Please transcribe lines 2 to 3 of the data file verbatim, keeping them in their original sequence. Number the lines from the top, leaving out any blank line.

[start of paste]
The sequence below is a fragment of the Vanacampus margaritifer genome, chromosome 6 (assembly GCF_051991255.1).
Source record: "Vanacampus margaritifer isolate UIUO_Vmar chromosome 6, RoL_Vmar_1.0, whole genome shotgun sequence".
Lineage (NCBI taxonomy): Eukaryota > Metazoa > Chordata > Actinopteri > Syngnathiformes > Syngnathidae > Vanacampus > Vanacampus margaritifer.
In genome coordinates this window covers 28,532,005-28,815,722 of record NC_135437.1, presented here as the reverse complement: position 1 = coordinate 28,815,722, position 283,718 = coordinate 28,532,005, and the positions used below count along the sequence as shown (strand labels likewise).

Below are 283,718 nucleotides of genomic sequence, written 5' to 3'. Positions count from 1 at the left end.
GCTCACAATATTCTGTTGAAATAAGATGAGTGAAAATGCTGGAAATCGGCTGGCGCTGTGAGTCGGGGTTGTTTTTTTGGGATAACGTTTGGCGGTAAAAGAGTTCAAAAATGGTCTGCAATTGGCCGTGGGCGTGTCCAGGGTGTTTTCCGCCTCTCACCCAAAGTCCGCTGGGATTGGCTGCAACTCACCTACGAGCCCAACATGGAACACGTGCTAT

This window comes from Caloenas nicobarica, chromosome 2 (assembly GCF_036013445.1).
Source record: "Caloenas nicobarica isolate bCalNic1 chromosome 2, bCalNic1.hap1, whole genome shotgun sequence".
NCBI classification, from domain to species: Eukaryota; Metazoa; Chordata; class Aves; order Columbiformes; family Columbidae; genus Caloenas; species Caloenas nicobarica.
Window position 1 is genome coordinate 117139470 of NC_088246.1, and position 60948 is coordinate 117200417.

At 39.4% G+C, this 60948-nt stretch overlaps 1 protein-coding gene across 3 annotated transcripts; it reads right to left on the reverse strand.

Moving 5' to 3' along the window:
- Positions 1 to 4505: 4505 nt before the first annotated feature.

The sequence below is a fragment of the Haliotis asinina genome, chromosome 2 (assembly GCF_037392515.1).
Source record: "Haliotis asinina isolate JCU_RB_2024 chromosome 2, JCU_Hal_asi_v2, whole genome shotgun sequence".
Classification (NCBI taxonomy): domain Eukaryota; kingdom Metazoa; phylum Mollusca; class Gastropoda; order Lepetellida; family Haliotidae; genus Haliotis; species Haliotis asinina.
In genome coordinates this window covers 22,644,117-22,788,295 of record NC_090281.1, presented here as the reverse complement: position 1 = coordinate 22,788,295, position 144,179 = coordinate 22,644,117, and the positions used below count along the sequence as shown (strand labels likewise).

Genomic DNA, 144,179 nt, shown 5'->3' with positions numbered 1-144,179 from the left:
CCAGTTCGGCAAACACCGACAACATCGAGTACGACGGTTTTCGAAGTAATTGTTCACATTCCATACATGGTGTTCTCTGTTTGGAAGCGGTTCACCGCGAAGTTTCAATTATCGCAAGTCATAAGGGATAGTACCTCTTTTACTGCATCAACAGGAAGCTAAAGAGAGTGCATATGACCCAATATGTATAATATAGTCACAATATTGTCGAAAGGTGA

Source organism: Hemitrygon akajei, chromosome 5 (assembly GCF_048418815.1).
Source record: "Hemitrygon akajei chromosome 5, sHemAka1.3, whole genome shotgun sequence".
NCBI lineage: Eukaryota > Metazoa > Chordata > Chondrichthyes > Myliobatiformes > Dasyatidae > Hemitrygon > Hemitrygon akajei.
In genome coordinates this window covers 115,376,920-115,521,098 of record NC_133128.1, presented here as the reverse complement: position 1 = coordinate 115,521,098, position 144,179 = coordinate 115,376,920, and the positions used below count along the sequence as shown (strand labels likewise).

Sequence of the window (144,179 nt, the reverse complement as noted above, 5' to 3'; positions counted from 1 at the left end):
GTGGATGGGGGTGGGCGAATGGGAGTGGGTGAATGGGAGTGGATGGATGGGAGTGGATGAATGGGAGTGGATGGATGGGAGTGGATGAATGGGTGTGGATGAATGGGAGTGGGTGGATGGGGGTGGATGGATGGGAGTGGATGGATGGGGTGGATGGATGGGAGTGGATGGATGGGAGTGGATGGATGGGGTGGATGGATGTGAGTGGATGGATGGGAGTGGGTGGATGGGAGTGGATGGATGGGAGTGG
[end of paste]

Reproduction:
Source record: "Vanacampus margaritifer isolate UIUO_Vmar chromosome 6, RoL_Vmar_1.0, whole genome shotgun sequence".
Lineage (NCBI taxonomy): Eukaryota > Metazoa > Chordata > Actinopteri > Syngnathiformes > Syngnathidae > Vanacampus > Vanacampus margaritifer.